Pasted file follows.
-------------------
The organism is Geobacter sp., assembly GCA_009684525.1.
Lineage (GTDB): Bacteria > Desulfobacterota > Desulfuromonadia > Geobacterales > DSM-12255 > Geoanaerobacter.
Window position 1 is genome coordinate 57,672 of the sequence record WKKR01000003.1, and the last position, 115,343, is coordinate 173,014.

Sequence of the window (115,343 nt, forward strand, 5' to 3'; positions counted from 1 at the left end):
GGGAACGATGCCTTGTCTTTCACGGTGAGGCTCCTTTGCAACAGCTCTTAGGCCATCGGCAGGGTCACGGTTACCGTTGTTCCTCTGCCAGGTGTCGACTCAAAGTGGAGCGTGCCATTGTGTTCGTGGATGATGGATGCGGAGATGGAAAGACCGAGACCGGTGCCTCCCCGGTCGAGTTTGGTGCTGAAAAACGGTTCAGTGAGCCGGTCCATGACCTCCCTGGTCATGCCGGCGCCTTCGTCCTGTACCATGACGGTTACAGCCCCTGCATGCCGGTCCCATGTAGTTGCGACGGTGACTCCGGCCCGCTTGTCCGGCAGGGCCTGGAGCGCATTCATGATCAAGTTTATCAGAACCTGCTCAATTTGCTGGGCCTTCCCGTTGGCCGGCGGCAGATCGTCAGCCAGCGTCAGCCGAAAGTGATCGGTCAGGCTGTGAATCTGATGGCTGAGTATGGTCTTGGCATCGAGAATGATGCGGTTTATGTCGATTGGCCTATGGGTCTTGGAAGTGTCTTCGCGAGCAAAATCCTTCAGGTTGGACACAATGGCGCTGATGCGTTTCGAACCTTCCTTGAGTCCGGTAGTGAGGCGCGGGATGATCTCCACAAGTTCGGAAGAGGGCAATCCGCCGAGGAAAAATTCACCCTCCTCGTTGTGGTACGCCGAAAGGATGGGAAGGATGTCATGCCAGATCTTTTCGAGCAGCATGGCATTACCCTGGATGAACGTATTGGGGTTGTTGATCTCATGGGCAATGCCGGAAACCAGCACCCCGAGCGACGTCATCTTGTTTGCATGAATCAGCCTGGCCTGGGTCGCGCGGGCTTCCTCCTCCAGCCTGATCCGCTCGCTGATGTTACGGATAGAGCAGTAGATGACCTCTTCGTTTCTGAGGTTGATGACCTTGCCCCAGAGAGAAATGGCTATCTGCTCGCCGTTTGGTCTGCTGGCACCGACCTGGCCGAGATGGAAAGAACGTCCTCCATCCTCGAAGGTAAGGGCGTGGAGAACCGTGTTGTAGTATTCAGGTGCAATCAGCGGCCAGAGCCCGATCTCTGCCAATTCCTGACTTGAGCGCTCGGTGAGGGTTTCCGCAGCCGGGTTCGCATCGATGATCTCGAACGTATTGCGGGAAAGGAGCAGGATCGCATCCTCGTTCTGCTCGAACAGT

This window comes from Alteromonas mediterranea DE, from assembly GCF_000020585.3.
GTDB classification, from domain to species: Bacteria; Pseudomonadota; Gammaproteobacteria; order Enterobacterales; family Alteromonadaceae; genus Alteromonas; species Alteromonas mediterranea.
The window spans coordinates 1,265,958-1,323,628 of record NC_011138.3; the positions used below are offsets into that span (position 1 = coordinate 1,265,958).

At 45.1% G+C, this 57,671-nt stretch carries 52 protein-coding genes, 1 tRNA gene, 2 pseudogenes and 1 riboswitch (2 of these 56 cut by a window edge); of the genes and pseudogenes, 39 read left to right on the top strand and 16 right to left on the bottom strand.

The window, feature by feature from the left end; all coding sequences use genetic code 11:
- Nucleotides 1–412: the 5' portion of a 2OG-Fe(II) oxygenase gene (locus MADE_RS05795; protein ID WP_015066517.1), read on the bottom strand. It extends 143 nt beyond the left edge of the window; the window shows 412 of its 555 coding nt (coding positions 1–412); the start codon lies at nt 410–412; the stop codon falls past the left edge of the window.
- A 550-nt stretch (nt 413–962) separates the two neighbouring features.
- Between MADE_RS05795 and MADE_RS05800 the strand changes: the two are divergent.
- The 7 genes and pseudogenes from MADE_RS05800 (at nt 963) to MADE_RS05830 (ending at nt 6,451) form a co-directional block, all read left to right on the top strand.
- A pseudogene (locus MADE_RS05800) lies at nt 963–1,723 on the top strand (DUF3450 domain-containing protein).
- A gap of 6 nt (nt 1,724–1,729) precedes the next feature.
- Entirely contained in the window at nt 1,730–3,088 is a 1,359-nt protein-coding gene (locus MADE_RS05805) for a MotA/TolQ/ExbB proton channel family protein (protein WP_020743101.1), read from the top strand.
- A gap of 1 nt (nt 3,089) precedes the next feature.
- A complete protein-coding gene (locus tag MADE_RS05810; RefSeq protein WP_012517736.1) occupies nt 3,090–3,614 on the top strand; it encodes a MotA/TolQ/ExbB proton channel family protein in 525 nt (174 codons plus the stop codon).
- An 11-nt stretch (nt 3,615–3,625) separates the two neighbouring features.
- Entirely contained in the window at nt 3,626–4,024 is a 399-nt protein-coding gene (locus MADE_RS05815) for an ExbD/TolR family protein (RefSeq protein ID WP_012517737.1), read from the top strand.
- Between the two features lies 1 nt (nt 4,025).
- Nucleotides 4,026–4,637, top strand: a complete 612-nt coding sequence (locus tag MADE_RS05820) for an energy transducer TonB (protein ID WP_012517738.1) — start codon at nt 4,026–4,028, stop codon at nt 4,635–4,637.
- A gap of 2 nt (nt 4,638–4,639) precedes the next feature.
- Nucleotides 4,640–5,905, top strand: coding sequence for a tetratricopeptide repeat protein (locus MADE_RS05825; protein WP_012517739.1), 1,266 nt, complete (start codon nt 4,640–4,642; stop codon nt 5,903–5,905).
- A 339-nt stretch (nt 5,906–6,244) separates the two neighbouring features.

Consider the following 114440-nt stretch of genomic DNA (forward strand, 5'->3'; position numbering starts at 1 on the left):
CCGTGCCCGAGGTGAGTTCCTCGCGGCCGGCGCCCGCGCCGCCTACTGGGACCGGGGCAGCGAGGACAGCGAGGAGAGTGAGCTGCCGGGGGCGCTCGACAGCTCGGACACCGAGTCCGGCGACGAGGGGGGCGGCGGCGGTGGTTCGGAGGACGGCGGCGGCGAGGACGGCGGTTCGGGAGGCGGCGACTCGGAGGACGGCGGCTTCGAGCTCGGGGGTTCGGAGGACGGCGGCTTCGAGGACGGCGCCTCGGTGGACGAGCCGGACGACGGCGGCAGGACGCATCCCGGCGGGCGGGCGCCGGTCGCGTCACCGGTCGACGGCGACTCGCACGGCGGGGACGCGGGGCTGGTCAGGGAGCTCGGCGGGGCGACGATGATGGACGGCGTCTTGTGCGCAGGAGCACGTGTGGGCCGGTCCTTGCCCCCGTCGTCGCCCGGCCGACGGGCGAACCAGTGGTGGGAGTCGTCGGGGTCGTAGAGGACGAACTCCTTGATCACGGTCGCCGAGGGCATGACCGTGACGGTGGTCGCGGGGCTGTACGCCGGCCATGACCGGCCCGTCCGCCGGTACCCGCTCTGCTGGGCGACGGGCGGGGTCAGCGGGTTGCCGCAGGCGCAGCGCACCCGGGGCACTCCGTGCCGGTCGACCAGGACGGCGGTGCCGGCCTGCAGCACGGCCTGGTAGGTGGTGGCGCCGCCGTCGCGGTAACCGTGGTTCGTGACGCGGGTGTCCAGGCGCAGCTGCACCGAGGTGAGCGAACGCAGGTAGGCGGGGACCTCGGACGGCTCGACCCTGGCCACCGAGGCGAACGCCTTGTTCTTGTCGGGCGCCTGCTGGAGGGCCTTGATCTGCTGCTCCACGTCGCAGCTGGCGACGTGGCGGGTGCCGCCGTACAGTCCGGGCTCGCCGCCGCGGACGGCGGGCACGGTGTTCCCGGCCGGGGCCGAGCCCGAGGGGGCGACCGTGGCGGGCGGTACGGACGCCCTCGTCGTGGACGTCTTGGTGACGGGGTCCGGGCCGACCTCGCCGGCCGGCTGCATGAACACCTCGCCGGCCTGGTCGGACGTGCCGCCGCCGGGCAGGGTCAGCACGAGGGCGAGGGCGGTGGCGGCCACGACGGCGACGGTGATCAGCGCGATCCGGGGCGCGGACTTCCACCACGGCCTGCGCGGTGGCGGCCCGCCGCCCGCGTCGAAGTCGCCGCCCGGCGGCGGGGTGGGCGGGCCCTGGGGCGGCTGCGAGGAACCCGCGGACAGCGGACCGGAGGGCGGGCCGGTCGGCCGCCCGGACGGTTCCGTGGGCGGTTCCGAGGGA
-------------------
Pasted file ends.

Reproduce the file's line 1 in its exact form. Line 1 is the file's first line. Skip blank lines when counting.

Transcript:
The organism is Geobacter sp., assembly GCA_009684525.1.